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First step once the sheet had been cut and drilled for mounting to the cabinet door, was to play tetris with the various boards-
https://c1.staticflickr.com/6/5566/22830669048_bff14029c3.jpg
Which highlighted the first non-ideal thing. My lovingly designed and built differential driver board would of been better had the in/out RJ45 jacks been the opposite way around. As it stands, it just means I need to make the cables a bit longer and they'll cross.
If noise was to be a problem, I choose the shielded jacks so shielded cable could be used if needed.
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So now things are positioned, it's a case of marking out all the various holes, followed by drilling and tapping all the required holes.
When doing this, is I like to drill the required holes slightly undersized. Everything mounts via M3 stand-offs, and Standard/Course M3 has a pitch of 0.5mm, so the ideal tap drill size is 2.5mm. Instead I use a 2.4 or 2.3mm drill, as it allows a bit margin for if the drill isn't perfectly straight, or isn't drilling perfectly on size.
I then tap using a M3 spiral flute drill in the cordless drill, before hoping my marking out and drilling was on target-
https://c7.staticflickr.com/6/5571/30707474430_99ed175346.jpg
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Managed to only get one hole slightly off, but thankfully it was for the IDC breakout board, so a quick file and everything bolted together perfectly-
https://c6.staticflickr.com/6/5732/31009120565_93f316c470.jpg
Something I like to do here, is although I fitted all the boards on the bench, I never tightened the screws until I had the plate bolted to the cabinet door. My reasoning for this is to minimise the amount of strain placed on the PCBs should the back plate twist any when finally bolted down.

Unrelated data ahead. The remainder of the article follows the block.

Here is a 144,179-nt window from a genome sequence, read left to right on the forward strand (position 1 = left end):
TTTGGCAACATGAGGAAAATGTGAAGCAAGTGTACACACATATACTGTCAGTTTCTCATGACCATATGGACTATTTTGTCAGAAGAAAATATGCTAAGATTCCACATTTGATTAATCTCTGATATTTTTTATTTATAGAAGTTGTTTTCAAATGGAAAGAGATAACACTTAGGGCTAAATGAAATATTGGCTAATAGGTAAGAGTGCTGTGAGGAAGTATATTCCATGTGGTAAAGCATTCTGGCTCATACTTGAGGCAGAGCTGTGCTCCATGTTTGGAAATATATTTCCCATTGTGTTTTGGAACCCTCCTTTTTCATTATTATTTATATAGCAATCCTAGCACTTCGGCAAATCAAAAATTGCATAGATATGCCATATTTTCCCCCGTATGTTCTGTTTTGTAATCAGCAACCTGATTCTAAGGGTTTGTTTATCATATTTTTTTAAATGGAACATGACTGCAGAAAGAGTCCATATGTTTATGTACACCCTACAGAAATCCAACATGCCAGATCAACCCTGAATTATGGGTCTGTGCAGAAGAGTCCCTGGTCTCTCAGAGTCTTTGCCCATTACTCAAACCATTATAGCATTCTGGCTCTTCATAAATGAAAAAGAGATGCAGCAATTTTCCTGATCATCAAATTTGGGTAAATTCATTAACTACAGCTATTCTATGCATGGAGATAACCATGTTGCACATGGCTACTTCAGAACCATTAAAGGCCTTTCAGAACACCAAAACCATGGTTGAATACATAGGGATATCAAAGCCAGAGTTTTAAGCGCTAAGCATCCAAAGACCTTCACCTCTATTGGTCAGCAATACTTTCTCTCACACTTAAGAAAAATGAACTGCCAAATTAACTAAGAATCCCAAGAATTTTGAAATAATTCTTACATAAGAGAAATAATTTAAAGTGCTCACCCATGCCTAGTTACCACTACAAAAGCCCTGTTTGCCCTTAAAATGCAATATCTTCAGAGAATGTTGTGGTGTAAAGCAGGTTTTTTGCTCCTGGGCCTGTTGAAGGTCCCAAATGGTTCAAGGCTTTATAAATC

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And you may be wondering why the IDC breakout board has been added. I may need to use a couple of the feeds provided by the Kanalogs IDC header, so it's far easier to fit the board and not need it, rather than fitting it later and risk getting some swarf somewhere I really don't want to.

AndyGuid
17-11-2016, 06:01 AM
Rather than have this thread as just another "look at what I got/done" thread, I'm wanting to explain some of the reasoning behind the choices.

Thanks m_c, I am finding the reasoning and associated detail that you're providing particularly beneficial for my edification and ultimately future build.

Andy

m_c
26-11-2016, 01:04 AM
Next problem was power for the steppers.
After finding a couple datasheets for the fitted stepper motors which listed the motor inductance, a reasonable accurate working voltage could be calculated.
The listed inductance is 3.2mH (milli Henries for those wondering what the H means) for the X and Y motors, and 5.5mH for the Z axis motor.
Now using the calculation courtesy of GeckoDrive's Stepper Motor Basics guide (http://www.geckodrive.com/support.html) (worth a read for those wanting to know more about steppers and suitable power supplies), which is 32 * vL = VMAX.
L is the Inductance, and the little v is meant to be a square root symbol, so after a bid BODMAS I.e. work out the root before doing the multiplication, we get a max voltage of 57.24V for X and Y, and 75V for the Z.
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The original Parker SD rack ran of a transformer outputting +44,+18,0,-18 & -44V.
For those unfamiliar with how AC voltage is measured, it is commonly measured as RMS (Root Mean Square - google it if you really want to know the detail!) voltage, which in a very simplistic way can be considered the average voltage.